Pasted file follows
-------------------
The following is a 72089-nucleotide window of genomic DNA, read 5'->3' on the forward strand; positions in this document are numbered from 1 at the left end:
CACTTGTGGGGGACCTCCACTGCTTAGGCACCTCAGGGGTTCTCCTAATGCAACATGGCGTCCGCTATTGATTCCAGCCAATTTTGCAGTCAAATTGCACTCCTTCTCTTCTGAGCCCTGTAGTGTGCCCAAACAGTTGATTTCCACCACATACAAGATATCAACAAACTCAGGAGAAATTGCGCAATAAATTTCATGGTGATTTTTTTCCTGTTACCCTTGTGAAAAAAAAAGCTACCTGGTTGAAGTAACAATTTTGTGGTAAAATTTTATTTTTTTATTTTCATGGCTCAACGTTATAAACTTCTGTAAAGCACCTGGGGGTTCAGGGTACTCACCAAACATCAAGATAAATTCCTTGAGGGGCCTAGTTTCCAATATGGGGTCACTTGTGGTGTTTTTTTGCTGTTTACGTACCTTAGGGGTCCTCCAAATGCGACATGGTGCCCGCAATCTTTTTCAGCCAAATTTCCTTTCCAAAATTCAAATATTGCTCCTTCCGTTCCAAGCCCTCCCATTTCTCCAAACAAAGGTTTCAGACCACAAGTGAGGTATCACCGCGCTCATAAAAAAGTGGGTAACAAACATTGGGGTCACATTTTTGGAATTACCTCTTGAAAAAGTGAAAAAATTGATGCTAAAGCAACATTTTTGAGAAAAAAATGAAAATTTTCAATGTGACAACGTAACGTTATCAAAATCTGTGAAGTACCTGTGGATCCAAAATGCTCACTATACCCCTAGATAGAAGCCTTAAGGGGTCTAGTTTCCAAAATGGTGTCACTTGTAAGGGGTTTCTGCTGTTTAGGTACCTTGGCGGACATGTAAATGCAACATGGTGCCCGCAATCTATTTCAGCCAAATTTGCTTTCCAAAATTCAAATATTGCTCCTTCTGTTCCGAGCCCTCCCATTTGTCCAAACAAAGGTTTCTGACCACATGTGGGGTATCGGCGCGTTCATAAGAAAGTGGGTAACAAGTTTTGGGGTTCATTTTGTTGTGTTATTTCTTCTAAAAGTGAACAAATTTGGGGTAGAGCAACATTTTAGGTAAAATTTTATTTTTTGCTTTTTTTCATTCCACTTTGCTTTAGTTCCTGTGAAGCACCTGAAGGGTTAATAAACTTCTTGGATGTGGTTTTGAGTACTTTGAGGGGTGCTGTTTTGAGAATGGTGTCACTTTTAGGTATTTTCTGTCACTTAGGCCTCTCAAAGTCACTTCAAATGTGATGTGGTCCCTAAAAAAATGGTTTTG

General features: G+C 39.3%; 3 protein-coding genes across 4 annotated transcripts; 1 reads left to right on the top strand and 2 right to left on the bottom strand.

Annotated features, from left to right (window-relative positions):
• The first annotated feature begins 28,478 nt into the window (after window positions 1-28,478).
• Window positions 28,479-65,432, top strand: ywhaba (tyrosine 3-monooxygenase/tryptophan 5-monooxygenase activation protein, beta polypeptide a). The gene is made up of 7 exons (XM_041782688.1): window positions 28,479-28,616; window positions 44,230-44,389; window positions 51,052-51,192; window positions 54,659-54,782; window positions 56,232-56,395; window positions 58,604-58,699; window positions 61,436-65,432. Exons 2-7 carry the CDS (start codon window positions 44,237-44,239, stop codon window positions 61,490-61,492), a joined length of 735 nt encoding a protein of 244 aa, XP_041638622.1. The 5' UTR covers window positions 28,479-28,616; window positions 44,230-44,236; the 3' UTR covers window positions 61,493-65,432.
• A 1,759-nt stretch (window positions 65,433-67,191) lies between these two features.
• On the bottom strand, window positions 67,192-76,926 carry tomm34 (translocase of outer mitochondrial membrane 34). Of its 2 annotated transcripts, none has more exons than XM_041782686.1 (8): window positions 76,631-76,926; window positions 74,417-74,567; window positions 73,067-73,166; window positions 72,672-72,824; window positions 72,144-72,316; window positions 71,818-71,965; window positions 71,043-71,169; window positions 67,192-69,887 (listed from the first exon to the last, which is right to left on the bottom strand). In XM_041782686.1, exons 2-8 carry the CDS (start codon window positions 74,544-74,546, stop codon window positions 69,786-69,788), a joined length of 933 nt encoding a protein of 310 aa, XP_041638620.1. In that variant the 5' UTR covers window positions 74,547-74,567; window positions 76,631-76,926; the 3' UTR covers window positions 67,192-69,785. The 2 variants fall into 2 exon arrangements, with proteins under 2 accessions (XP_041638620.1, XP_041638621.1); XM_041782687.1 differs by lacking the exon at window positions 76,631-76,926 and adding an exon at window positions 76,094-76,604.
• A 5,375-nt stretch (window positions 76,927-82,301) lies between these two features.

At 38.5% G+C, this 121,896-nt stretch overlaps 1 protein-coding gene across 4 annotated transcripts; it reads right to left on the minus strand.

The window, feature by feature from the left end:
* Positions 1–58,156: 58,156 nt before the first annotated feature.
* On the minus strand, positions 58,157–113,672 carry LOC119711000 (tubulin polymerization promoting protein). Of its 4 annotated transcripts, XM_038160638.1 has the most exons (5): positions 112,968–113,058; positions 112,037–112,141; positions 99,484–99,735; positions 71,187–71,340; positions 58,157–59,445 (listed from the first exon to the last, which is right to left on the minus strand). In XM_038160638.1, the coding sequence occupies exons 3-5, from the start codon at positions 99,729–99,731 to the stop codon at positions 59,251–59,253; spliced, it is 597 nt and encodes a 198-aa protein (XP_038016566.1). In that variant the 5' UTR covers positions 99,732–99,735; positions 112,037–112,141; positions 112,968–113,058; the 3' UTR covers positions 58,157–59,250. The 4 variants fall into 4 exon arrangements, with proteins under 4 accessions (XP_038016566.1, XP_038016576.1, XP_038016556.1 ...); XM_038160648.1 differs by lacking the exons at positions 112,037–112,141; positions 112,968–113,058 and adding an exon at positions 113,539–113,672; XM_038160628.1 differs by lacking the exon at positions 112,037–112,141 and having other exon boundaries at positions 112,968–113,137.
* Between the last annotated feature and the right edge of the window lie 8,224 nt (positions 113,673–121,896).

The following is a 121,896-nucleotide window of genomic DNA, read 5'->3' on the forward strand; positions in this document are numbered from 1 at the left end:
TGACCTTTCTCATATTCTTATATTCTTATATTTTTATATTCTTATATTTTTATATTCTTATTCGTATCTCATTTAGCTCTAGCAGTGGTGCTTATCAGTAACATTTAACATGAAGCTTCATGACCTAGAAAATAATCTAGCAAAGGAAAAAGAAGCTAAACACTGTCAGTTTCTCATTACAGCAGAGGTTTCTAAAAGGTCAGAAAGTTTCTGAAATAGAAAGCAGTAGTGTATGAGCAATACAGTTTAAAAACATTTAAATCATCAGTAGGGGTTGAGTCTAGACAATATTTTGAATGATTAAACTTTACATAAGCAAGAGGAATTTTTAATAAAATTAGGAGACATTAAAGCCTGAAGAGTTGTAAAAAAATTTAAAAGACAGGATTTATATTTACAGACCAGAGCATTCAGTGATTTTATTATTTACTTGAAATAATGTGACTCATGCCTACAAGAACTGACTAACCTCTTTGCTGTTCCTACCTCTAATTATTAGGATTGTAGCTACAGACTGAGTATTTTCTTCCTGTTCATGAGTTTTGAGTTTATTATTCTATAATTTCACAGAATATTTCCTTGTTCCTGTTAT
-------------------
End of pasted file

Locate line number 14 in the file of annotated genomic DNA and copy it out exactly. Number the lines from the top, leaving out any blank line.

* Between the last annotated feature and the right edge of the window lie 8,224 nt (positions 113,673–121,896).